By Pat Jenkins
For anyone with an opinion on whether Mount Rainier should be blanketed with cell phone service, now is the time to speak up.
Park officials have begun another public comment period on a proposal by three cell phone companies to improve and expand service for their customers within the park. The 45-day comment period, which ends July 19, is the last one before a final decision on the proposal.
The National Park Service announced June 5 that it released its Environmental Assessment – a formal study of the cell phone proposals –for the public to review. The study details plans of Verizon Wireless, T-Mobile and AT&T to install limited-range wireless communications equipment inside the Jackson Visitor Center at Paradise. The Park Service must, under federal law established by the Telecommunications Act of 1996, consider all commercial applications for the installation of wireless facilities on Park Service land.
The Park Service is considering two options for the cell phone proposal: Allow the visitor center to be a hub for cell phone signals, or reject the plan entirely. The latter, which park officials call the no-action alternative, would leave Paradise without cell service.
The Park Service has already decided there won't be any cell phone towers in the park, although one was suggested by the companies in an original proposal. Instead, telecommunications equipment would be installed in the attic of the visitor center, and antennas would be mounted inside the east and west ends of the building and would be masked by fiberglass panels that would match the structure's interior walls, according to the companies.
The Environmental Assessment (EA) evaluates potential issues and impacts of the proposal for the park and visitors, and how to manage any impacts.
The public can read the EA and have a say about it online at http://parkplanning.nps.gov/paradisecellular or through postal mail to Superintendent, Mount Rainier National Park, 55210 238th Ave. E., Ashford, WA 98304.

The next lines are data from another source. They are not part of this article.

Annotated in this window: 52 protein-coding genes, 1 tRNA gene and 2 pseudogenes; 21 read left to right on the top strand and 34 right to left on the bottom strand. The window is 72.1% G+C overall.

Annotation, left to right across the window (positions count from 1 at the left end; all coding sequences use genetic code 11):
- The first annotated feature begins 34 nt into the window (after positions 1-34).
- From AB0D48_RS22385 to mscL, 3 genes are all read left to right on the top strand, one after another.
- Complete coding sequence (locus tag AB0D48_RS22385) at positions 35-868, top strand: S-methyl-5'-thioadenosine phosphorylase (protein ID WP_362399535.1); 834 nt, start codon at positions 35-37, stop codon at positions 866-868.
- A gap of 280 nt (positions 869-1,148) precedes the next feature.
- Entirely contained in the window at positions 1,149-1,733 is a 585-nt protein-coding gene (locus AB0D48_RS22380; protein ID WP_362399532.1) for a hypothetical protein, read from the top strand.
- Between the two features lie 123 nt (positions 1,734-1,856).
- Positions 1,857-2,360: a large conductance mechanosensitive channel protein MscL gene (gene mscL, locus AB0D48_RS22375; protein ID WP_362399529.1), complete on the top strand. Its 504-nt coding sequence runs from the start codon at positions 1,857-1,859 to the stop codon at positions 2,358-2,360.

Last year, during a comment period on the initial application of the cell phone providers, opinions were evenly divided, according to park officials. On one side among the 492 comments were 249 people people who want more cell phone connectivity at the mountain, partly for the ability to call for help in the remote back-country or other safety considerations, such as receiving the park's wireless notifications of storms or dangerous conditions such as avalanche risk. On the other side were 241 people who, when they're enjoying the mountain wilderness, want a break from cell phones – their own and others'.
The latter sentiment is shared by at least one organized group. Public Employees for Environmental Responsibility (PEER) has formally told park officials that cell equipment and increased cell phone use inside the park would clash with peaceful, tranquil wilderness settings. The companies' application should be denied, PEER said.
In the Environmental Assessment, park officials note that feelings about cell phone use on the mountain vary depending on individuals' perspectives. As for safety-related issues, officials said the availability of cell service could speed up responses to emergencies such as injured or lost visitors.
Paradise is the park's most popular and heavily visited recreation area. It's open to visitors year-round. Cell phone reception there is spotty.
Verizon's closest cell towers or antennas are in the Ashford-Elbe area and the Crystal Mountain ski area. T-Mobile is in the process of placing a tower near Ashford and already has a tower at Crystal Mountain, where AT&T has one, too.
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